News “The climate crisis is an existential threat to the planet.” Last Minute WORLD, CURRENT headlines and events


In his speech at the 2022 United Nations Climate Change Conference (COP27) in Egypt today, US President Joe Biden said the global climate crisis is an existential threat to the planet and vowed that the United States would do everything possible to combat it.

“The climate crisis is about human security, economic security, environmental security, national security, and the life of the planet,” Biden said, before summarizing steps taken by the United States as the world’s second-largest emitter of greenhouse gases.

“I can say with confidence here as President of the United States that America will meet our emissions targets by 2030,” Joe Biden said.

Biden’s speech is meant to remind government officials gathered in Sharm el-Sheikh to keep the goal of keeping average global temperature increases within 1.5 degrees Celsius to prevent the worst effects of planetary warming.

A series of crises, from a Russian-Ukrainian war on European soil to rampant inflation, is a distraction on the international stage.

“In these circumstances, it is more important than ever to double our climate commitments. The war between Russia and Ukraine only reinforces the need to rid the world of dependence on fossil fuels,” Biden said.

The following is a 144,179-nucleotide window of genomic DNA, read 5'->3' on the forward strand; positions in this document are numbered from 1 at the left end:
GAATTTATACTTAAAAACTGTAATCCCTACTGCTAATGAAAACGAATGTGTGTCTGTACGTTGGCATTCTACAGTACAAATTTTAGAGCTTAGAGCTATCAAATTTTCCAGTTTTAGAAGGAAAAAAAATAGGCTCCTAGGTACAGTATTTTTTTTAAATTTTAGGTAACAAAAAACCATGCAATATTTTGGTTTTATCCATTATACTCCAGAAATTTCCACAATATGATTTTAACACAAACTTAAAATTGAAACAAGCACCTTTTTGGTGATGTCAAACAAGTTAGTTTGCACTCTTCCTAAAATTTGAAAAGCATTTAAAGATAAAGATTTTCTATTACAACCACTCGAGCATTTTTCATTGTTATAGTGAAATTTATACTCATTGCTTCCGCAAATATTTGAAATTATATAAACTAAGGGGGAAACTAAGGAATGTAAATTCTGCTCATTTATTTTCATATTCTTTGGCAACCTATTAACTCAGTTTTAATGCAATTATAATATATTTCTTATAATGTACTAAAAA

Ahead of the US president’s arrival at the summit, the Biden administration unveiled a local plan to drastically cut emissions of methane, one of the most potent greenhouse gases in the US oil and gas industry.

Washington and the EU also planned to issue a joint statement today promising further action on petroleum methane based on an international agreement launched last year and signed by 119 countries to cut economy-wide emissions by 30 percent this decade.

By 2030, global emissions will increase by 10.6% compared to 2010.

But the statements are being made in the shadow of doubts about whether the world’s governments are doing enough to address the warming problem.

A United Nations report released last week showed that by 2030, global emissions will increase by 10.6 percent from 2010 levels, despite devastating hurricanes, droughts, wildfires and floods that have caused billions of dollars in damage worldwide. the world.

To limit global warming to 1.5 degrees Celsius (2.7 degrees Fahrenheit) above the pre-industrial temperatures set by the 2015 Paris Agreement, scientists say emissions should be reduced by 43 percent by then, the threshold at which risks of change The climate is starting to spiral out of control.

Many countries, including the United States and members of the European Union, are calling for an increase in the supply of fossil fuels in the near future to help bring down consumer energy prices that have risen since Russia’s war on Ukraine.

Meanwhile, UN organizers have come under fire from human rights activists for hosting COP27 in Egypt, whose government is accused of misconduct after the military toppled its first democratically elected president in 2013.

Egyptian President Abdel Fattah al-Sisi told the US President that Egypt had launched a national human rights strategy and was ready to improve it.

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